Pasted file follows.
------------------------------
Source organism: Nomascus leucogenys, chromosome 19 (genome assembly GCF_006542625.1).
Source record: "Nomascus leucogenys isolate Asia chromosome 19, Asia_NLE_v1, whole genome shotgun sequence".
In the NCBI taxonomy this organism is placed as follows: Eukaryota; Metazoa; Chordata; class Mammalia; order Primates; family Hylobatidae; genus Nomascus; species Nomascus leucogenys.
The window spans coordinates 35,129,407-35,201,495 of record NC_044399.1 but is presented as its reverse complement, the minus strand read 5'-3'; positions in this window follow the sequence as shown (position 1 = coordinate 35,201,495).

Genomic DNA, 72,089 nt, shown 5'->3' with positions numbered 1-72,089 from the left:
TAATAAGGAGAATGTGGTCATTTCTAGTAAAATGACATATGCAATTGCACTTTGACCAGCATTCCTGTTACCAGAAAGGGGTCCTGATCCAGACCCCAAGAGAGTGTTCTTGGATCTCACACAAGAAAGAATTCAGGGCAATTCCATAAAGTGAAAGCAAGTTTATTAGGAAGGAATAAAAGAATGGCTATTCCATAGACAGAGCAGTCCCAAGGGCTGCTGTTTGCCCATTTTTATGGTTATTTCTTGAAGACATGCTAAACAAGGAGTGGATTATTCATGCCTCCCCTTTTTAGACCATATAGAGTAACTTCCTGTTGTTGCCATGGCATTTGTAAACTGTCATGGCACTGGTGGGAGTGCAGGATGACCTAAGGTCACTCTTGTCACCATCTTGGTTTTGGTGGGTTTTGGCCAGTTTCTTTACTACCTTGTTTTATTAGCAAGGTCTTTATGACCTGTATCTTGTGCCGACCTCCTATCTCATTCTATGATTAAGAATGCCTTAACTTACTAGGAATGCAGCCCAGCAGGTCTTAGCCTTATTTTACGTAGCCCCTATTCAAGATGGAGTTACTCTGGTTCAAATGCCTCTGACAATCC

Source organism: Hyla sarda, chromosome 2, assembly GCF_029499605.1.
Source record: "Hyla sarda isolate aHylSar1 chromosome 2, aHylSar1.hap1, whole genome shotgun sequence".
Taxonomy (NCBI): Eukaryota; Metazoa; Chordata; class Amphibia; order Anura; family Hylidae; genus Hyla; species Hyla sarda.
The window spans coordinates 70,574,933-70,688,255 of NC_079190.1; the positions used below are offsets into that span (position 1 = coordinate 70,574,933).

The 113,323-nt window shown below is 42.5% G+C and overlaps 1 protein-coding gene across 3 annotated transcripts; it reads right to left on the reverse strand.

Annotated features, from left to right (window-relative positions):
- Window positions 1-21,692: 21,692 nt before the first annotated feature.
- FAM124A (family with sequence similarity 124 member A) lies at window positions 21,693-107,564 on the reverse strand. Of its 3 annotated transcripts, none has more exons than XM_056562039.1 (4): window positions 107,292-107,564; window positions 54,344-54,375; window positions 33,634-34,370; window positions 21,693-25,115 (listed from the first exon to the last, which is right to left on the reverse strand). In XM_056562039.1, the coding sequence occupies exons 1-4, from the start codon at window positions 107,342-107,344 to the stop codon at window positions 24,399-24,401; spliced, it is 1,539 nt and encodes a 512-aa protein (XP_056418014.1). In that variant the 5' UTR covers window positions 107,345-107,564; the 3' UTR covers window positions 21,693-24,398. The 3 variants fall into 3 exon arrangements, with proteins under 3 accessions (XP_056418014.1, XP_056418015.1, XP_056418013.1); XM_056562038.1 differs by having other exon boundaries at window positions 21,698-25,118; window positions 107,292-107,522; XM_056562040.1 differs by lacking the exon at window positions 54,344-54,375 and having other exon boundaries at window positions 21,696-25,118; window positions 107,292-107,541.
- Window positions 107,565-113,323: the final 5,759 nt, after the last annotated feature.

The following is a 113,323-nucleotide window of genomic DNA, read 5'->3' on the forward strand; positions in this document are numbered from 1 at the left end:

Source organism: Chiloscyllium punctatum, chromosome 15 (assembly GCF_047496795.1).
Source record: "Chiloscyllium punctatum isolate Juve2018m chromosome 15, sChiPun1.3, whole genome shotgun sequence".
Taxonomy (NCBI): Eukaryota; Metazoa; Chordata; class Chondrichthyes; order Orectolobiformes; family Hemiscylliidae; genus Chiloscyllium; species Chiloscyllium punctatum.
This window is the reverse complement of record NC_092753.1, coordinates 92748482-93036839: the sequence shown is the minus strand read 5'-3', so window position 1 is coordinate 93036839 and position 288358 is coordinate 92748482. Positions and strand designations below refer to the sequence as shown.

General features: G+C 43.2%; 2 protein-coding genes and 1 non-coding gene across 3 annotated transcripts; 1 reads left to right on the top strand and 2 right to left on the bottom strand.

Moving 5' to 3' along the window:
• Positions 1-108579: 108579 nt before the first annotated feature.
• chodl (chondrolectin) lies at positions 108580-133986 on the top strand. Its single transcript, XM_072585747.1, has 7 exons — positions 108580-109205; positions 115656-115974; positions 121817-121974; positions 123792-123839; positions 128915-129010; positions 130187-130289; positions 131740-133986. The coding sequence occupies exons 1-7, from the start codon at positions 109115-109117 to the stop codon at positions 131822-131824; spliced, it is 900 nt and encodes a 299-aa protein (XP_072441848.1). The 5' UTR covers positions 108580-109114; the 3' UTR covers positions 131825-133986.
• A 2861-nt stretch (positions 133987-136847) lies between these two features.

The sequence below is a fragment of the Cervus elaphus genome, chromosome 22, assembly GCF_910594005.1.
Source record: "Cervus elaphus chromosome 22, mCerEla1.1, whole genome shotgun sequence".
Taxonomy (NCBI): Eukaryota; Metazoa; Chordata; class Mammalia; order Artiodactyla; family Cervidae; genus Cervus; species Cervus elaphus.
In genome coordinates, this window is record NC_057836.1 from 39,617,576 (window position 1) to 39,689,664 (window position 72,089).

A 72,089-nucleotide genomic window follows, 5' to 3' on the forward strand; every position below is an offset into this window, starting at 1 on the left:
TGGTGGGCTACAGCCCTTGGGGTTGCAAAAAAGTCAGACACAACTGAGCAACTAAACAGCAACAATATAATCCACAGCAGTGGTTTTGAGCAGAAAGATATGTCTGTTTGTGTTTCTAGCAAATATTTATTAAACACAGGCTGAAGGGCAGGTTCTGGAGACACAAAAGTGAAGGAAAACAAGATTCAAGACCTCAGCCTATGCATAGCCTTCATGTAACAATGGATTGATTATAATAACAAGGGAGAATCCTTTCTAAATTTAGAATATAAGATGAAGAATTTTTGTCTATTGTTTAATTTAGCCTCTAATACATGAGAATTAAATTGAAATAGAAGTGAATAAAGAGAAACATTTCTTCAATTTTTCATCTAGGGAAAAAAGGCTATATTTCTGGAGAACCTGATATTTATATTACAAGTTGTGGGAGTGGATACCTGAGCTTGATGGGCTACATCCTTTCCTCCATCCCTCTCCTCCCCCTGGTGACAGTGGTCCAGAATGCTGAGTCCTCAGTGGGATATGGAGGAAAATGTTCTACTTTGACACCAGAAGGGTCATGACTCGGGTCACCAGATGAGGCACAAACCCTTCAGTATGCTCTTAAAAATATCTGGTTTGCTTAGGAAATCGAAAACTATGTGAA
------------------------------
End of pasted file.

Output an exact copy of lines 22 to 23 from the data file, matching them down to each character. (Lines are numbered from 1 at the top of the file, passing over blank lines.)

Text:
Moving 5' to 3' along the window:
• Positions 1-108579: 108579 nt before the first annotated feature.